A recipe for broccoli from De re coquinaria, a Roman cookbook with recipes from the 1st to 4th centuries. If a vegetable like broccoli already existed, it was probably something that looked like Brassica rapa var. Cymosa, also known as Cima di rapa or rapini (broccoli raab): thin stalks with leaves and small flowerbuds. Where I live (the Netherlands), Cima di rapa is difficult to find. Tenderstem broccoli (see Scappi’s recipe for broccoli) is a good replacement for older recipes with this vegetable.
In my research for the history of broccoli I kept stumbling on sites declaring that Romans held broccoli in high esteem. To illustrate this, many recount the amusing story of the only natural son of emperor Tiberius, Drusus Minor (13 vC-23 nC), who loved broccoli so much that he ate nothing but broccoli prepared from a recipe of Marcus Gavius Apicius, during a whole month. It wasn’t until his father forbade him to continue his broccoli diet because of his smelly bright green urine, that he started eating normally again. It didn’t help him anyway, he was poisoned by his wife Livilla on instigation of his rival Sejanus.
The strange thing is, not one of these websites mentioning the story of broccoli-loving Drusus provide a source. They all parrot the same story after each other. The only combination of Drusus, Apicius and cabbage to be found is a story by Pliny the Elder, stating that Drusus actually hated cymia, because Apicius hated it too (C. Plinius Secundus, Historia Naturalis boek XIX, c.41, see bibliography). And Cymia, what is that? Not the flower buds, but young shoots of the cabbage, growing from the stem. So, all these sites provide not just the exact reverse of the story, but they even are sloppy with the definition of what vegetable it was that Drusus loved/hated so much! All mention of ‘cabagges’ are translated to ‘broccoli’ by the broccoli-evangelists.
By the way, the story of Drusus being poisoned is true.
Cabbage as medicin
Despite Drusus’ aversion, most Romans thought cabbage (all cabbages, not just broccoli) were invaluable for a good health, and not just as nutrition. Cato describes the medicinal uses of cabbages in De agricola (‘on farming’, second century BC), as for example the following way to prevent drunkenness: before the party, eat as much vinegared raw cabbage as you can, and when about to dine, eat five cabbage leaves, then you can drink as much as you want. However, this is a fable.
The original recipe
Of all recipes in De re coquinaria for cima and caulicules, five are for boiled cabbage (cauliculus) that is closed enough to form a head (in one recipe the cabbage must be cut in half). There is but one recipe for cimae, ‘young greens’ in the translation of Grocock and Grainger (see bibliography). Let’s pretend to be certain that these young greens are some kind of broccoli, and you get the following recipe: (Apicius, 3.9.1 and 3.9.1a, edition Grocock and Grainger p.164).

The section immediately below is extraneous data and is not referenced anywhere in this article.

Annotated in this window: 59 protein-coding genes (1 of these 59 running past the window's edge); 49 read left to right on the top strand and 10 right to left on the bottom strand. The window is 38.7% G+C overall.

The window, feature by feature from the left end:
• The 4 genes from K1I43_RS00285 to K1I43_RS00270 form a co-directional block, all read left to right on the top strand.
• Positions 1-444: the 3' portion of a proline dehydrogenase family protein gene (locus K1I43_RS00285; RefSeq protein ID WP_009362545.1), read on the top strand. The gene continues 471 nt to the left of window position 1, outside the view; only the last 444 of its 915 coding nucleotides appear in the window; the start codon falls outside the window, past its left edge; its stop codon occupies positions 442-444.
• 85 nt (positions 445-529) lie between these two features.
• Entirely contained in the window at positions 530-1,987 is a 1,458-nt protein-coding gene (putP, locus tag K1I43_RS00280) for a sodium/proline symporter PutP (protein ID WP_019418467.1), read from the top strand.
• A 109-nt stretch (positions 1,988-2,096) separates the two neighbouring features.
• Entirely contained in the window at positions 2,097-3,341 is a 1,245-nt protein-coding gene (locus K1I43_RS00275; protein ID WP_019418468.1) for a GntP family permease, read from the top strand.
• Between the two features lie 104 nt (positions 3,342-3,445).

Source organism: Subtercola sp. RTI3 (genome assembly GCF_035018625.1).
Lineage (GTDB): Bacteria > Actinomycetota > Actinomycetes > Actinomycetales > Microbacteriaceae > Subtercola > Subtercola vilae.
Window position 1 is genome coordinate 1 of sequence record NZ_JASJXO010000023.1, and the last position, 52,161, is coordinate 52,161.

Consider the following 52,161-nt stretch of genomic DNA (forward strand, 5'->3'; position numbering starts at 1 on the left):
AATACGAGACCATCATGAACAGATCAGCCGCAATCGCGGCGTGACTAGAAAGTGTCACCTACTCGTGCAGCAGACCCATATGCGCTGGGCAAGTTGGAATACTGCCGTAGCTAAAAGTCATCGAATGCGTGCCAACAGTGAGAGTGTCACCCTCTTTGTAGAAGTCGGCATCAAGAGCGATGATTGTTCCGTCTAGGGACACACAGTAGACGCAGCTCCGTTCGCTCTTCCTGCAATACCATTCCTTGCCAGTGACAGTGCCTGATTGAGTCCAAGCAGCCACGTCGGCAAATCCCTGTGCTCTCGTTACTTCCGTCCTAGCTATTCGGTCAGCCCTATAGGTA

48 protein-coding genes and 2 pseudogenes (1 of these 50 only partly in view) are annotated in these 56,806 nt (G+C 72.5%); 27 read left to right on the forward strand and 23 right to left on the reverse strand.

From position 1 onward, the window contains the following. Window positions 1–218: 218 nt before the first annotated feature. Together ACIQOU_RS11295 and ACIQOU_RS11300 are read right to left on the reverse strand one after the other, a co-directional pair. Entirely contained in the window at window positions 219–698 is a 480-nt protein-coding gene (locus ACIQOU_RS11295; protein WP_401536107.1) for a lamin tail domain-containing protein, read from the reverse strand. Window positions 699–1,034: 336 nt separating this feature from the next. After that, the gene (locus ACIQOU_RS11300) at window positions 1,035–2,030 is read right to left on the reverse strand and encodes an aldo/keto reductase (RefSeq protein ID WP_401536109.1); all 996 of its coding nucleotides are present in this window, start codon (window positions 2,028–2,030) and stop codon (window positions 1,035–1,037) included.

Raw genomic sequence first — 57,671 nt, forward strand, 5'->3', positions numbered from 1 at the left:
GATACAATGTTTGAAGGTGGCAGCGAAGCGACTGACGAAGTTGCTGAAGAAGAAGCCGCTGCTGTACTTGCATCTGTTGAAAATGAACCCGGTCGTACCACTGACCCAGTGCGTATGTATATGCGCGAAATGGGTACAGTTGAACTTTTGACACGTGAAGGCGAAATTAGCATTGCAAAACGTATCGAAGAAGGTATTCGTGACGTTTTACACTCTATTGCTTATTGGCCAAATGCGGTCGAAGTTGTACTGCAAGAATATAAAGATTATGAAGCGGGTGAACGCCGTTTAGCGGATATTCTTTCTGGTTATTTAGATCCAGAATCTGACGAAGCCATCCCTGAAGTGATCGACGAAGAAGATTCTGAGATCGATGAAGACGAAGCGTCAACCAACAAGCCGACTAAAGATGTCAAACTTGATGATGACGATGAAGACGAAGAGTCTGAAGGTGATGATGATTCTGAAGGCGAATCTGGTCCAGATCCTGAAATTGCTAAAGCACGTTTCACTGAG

si uoles, addes piper et ligusticum mentam rutam coriandrum folia coliclorum liquamen uinum oleum.
If you like, add pepper and lovage, mint, rue, coriandre, cabbage leaves, liquamen, wine, oil.
Modern adaptation of the recipe
Side dish for 4 to 6 persons; preparation 10 minutes.
400 gr broccoli or broccoli raab
1 Tbsp wine or mild wine vinegar
2 Tbsp olijfolie extra vergine
½ tsp cumin seeds
salt to taste
Plus optionally,everything to taste
young cabbage leaves
black pepper, freshly ground
1 Tbsp garum
Blanch broccoli or young cabbage leaves, broccoli raab or whatever. Mix wine(vinegar) and oil, salt, and lightly toasted cumin seeds. The alternative version is for a sauce with wine(vinegar), oil and liquamen (Roman fish sauce), chopped herbs and some blanched cabbage leaves. To finish it off, the dish is sprinkled with black pepper. Romans loved peppery dishes.
Levisticum officinale. An umbelliferous plant (like wild celery and parsley) that was popular in the classic Roman kitchen, and still used in the Middle Ages. You can grow it in your garden. When flowering, it can grow as tall as 2 meters. The taste is rather overbearing, use it in small amounts. It is very nice in stock.
A small shrub (Ruta graveolens), indigenous to Southern Europe. The odiferous plant has a strong, bitter taste. The ancient Greeks and Romans loved rue, and it is still an ingredient in the Italian drink Grappa Ruta. In modern cuisine rue has mostly dissappeared, which is a pity. A few rue leaves in broth are very good. However, it is thought to be an anaphrodisiac (quenches lust), and pregnant women must be careful not to use too much of it, because it could also be abortive. But a leaf or two won’t do any harm.
Rue plants can be found at garden centers. It is quite decorative, a semi-perennial with small yellow flowers that can be used to decorate any dish.
The editions below were used by me. Links refer to available editions.
- Andrew Dalby, Cato: On Farming / De Agri Cultura, Prospect Books, 1998.
- Alan Davidson, Tom Jaine The Oxford Companion to Food (División Academic). (Oxford, 2006; link goes to the third revised edtion of 2014).
- C. Grocock and S. Grainger, Apicius: A Critical Edition with an Introduction and English Translation, Prospect Books, 2006.
- Apicii decem libri qui dicuntur De re coquinaria. Latin edition by Mary Ella Milham. Teubner, Leipzig, 1969. (on internet).
- P.C.P. Faas, Around the Roman Table: Food and Feasting in Ancient Rome. Palgrave McMillan 2002.
A Roman recipe for a salad with broccoli
This recipe for salad from young cabbage or broccoli) is from the Roman cookbook ‘ De re coquinaria’ .